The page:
Grade l insulation is critical for utility rebates such as Duke Energy’s HERO Code. It can be the difference between passing and failing, while you could also risk losing your rebate entirely. Bonus points: Grade 1 insulation can increase your rebate amount.
If your insulator’s scope of work includes installation per manufacturer’s recommendations, Grade I should technically be implemented. Set clear expectations and let us hold your trades accountable!
Now that we’ve established what Grade l insulation is and why it’s important, let’s look at some examples from the field. Use this as your guide to achieve Grade l insulation!
Batts should be split around obstructions in the wall cavities (electrical, plumbing, termite lines, etc.).
The pictures above are too common. Compressed batts that are not split around obstructions in the wall cavities create hot & cold air pockets in your building envelope & you don’t get the full R-Value out of your insulation (not good).
This old school phrase says it all! Avoid compressions and cut the batts to fit the cavity. Compressed batts reduce the R-Value/thermal resistance, meaning the insulation is not performing to its full potential. Don’t forget to cut around receptacles, don’t just stuff it!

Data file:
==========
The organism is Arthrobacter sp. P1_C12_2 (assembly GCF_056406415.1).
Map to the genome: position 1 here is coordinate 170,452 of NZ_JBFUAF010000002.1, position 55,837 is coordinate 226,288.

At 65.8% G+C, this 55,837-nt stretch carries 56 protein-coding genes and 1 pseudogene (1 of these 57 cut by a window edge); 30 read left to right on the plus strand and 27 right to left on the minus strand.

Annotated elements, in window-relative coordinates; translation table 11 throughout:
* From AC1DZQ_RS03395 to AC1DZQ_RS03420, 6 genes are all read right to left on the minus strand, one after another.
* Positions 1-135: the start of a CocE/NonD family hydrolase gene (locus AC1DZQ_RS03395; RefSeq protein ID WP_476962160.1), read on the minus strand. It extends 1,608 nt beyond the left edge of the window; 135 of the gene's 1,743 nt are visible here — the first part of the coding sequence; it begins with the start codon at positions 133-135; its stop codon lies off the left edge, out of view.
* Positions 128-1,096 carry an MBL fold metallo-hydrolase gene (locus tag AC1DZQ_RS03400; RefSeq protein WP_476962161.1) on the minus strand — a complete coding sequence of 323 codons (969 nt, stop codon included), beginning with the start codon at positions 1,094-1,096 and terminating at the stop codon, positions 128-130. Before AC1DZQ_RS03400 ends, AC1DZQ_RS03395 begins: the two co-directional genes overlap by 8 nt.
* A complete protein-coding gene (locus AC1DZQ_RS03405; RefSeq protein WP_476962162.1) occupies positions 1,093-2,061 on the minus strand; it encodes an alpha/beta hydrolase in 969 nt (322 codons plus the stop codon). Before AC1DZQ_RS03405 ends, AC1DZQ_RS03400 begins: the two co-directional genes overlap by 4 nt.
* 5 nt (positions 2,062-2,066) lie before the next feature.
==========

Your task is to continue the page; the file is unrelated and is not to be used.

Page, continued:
It might be hard to tell, but the first image shows a FG batt stuffed into a California Corner. This creates compressions, which are not good. The right shows a separate piece cut to fit the corner, this is good!
This is another one where it might be hard to tell what’s going on. The left picture shows a FG batt stuffed behind a Ladder T intersection. This creates compressions, which are not good. The right shows a separate piece cut to fit behind the Ladder T intersection.
Insulation is commonly stuffed into window headers haphazardly. Cut a piece to fit the headers and remember– FLUFF it, don’t stuff it.
Voids in your insulation can lead to thermal images that look like this- no bueno!
The first picture is a perfect example of when trades do work in the attic towards the CO stage, disturbing areas of the blown insulation. Fluff it up afterwards and keep that insulation uniform!
Don’t forget to pay attention to your wind baffles! Wind baffles should extend over the exterior edge of the top plate so insulation can sit over the top plate.
Hopefully you’ve taken away a few tips on how to achieve Grade l Insulation and why it’s important. If you’re interested in improving the quality of your insulation installs, our advice to builders is to set clear expectations with your insulators. Partnering with a HERS Rater can be valuable for quality assurance and holding your trades accountable. We are your extra set of eyes in the field! If your insulation doesn’t look up to Grade I standard, we’re happy to host a training session with your insulation crews to get things back on track. Comfortable homes mean happy customers, and we’re here to help!
Schedule a meeting with us today to review your home performance goals and challenges.